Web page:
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Child custody and the stigma of mental illness

A child custody battle can be stressful enough on its own, but when mental issues enter the picture, that stress can seem all the more magnified. Maryland parents who struggle with mental illness likely have preexisting complications to sort out long before divorce papers arrive. Although some argue that adding children to this mix is a wrong step, maintaining fair child custody despite the struggles can make all the difference in the lives of those involved.

Regardless of the specific type of issue, winning a child custody battle has proved difficult for parents who struggle mentally. An article in Bipolar Lives expresses discontent with the stimga attached to mental illness altogether, claiming that parents who suffer from such illnesses often do not receive fair treatment in the courtroom. In fact, the article highlights a study from Mental Health America to show that only a third of children with a parent having serious mental health issues resides with that parent. It is not uncommon for courts to see serious problems with mental illness; this can apply even when appointed psychologists have already assessed parents to be perfectly capable of raising a child. Even worse, Bipolar Lives states that, 70 to 80 percent of the time, a parent who uses mental health problems as the argument for a custody battle wins.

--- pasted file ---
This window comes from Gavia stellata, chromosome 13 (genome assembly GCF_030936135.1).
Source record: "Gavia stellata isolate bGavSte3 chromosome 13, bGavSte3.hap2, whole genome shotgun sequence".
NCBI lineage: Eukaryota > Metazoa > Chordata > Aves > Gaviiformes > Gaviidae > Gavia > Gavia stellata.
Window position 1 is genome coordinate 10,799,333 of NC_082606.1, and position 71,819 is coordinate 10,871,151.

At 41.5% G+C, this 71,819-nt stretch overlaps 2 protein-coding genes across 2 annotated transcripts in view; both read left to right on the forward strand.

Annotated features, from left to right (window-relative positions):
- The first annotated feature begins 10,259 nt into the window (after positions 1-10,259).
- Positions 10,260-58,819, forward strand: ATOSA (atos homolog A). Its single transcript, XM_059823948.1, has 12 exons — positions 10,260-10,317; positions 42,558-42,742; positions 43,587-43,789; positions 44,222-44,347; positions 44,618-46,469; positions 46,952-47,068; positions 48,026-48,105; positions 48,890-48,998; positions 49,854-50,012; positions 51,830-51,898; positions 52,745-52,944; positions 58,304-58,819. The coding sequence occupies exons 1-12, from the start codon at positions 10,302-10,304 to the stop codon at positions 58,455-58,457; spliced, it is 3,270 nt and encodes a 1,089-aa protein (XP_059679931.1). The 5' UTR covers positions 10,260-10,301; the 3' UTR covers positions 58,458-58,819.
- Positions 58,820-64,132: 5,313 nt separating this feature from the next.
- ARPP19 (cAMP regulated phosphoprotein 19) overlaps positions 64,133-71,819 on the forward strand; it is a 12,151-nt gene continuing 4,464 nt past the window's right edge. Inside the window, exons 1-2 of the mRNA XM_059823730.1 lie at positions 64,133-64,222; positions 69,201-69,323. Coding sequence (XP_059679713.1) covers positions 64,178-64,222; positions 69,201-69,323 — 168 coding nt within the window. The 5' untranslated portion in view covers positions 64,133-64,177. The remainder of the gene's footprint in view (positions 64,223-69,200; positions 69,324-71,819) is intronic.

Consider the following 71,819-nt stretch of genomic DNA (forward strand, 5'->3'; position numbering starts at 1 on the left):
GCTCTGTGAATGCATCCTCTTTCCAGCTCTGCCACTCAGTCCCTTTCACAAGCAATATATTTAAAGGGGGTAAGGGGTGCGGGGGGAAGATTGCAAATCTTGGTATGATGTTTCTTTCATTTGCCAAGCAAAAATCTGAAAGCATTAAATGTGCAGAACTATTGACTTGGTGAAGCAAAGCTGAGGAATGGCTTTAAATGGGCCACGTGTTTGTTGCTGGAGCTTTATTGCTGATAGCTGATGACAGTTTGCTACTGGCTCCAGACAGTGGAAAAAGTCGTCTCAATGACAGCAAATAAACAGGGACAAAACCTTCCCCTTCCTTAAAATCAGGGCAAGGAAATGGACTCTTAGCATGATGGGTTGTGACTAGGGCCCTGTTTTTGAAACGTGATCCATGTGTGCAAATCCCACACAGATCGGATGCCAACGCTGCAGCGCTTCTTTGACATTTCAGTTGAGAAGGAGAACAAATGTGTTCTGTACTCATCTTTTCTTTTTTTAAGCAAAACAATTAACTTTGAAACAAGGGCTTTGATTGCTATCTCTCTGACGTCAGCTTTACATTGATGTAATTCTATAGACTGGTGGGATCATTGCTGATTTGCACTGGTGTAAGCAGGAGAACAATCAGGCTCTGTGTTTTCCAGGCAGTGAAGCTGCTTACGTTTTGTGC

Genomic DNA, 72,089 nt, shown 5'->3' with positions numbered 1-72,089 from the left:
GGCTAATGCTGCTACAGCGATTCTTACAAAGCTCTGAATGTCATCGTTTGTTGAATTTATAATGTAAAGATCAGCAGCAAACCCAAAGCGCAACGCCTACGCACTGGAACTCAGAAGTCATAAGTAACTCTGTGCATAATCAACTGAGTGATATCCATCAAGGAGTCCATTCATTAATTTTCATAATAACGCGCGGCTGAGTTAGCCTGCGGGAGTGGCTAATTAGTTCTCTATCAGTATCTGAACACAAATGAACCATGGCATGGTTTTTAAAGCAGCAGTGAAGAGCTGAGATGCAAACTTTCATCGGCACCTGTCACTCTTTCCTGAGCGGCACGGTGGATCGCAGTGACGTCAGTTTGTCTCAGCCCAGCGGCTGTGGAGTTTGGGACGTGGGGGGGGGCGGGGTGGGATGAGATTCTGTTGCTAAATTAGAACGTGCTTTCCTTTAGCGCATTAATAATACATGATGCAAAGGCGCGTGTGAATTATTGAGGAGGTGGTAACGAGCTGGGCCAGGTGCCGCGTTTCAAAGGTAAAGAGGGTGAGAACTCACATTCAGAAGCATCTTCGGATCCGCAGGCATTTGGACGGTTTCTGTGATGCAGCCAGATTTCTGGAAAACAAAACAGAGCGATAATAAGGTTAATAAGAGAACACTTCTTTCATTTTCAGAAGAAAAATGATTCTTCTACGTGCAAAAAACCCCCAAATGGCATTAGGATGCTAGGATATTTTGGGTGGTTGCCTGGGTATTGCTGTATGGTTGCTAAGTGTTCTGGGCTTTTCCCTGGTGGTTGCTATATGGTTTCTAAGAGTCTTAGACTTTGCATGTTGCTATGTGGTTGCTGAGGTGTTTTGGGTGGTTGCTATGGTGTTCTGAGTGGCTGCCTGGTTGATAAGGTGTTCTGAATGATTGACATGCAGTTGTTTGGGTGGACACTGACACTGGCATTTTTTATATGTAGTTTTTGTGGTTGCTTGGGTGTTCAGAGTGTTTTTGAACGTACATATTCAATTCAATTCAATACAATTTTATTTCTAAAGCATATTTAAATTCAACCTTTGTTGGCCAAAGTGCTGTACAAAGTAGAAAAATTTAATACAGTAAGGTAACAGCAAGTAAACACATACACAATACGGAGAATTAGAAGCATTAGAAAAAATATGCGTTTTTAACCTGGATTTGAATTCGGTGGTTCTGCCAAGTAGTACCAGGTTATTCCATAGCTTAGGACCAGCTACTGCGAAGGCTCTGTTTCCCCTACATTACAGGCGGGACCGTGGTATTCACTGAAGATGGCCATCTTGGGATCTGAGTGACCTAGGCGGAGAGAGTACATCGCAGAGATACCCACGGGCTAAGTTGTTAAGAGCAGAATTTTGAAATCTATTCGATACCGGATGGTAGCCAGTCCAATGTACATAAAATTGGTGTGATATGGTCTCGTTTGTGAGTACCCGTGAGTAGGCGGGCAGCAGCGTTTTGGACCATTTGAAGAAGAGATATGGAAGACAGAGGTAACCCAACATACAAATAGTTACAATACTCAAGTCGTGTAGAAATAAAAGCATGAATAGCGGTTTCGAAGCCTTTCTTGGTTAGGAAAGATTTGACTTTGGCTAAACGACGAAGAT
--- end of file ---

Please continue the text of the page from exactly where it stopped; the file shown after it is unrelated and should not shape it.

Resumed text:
As for Maryland's laws on child custody specifically, the state's court website shares that, after parents file for divorce, courts may consider a parent's mental state to best create living plans for children. This includes ordering a mental health evaluation, where the parent is subject to interviews by a private clinician or court psychologist. After the interview, the psychologist generally writes a report, where courts may then decide to enforce individual or family counseling. The stigma surrounding mental health is slowly fading to the background, but countless parents who suffer from disorders continue to receive unfair treatment when it comes to child custody.   






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